The updated review no longer majored on this issue, but likes its predecessor, also found no significant difference between the pooled findings of efficacy versus effectiveness trials. Despite an additional 42 studies being considered, what was judged to be the most real-world trial (rated 12 on the scale) remained unchanged. It illustrates the potential lack of applicability to routine practice even in supposedly real-world trials. In this nurse-led brief intervention only a quarter of the practices approached were recruited and just over 1 in 10 contributed data to the analysis, suggesting that the results may not be reflective of what would happen in a practice less motivated or less well placed to get involved in, and complete, a brief intervention trial.
Close behind was an Australian trial of screening and brief intervention delivered in an emergency department by clinicians, rated 11.5. This trial was indeed real-world in many ways: in its modest training programme for department staff, who conducted both screening and brief intervention, and in its formal criteria for excluding patients from the trial. However, it found no impact from a brief intervention compared to usual care. The trial was also real-world in its inability to persuade staff to screen more than a minority of patients despite “sustained effort over more than 1 year to encourage universal screening”. There were large differences in screening rates – one clinician screening 700 attendees, others none – which the authors acknowledged may have been affected by the requirement of the research (not the intervention itself) to obtain consent from patients to participate in the trial if they screened ‘positive’ for risky drinking. What this means is that even if the brief intervention had been found to work, we could not be confident that a successful effort to widely implement screening and brief intervention in emergency departments would have similar effects.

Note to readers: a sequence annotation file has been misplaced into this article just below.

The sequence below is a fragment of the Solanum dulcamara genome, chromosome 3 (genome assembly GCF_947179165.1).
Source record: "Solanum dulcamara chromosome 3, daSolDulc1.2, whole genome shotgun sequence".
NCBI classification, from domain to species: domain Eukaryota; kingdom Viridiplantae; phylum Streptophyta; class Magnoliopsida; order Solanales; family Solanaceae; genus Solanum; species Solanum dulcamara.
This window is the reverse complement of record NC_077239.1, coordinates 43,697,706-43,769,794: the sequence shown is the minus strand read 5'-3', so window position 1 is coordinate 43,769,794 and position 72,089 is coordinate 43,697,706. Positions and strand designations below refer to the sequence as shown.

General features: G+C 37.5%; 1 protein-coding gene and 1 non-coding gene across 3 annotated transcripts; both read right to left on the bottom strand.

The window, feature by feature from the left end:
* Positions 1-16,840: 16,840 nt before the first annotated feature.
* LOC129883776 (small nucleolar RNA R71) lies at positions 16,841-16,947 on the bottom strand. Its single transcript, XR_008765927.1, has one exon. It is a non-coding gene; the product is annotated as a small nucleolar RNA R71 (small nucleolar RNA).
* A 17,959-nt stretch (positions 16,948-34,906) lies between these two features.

Seven trials were rated 11 on the efficacy–effectiveness scale, two of which were analysed in the extensive background notes prepared for the previous review:
• One study, which selected practices from among those affiliated to a special health promotion network, was only able to gain data from under a quarter of the doctors it recruited, and able to follow up half of the patients they saw. The authors observed that only the most motivated practitioners contributed data to the study.
• Another selected its practices on the basis of their expressed interest in alcohol research; screening and assessment was conducted by a researcher and the results were used in the intervention; and around a third of patients could not be followed up.
Five new additions were also rated as clinically-relevant effectiveness trials: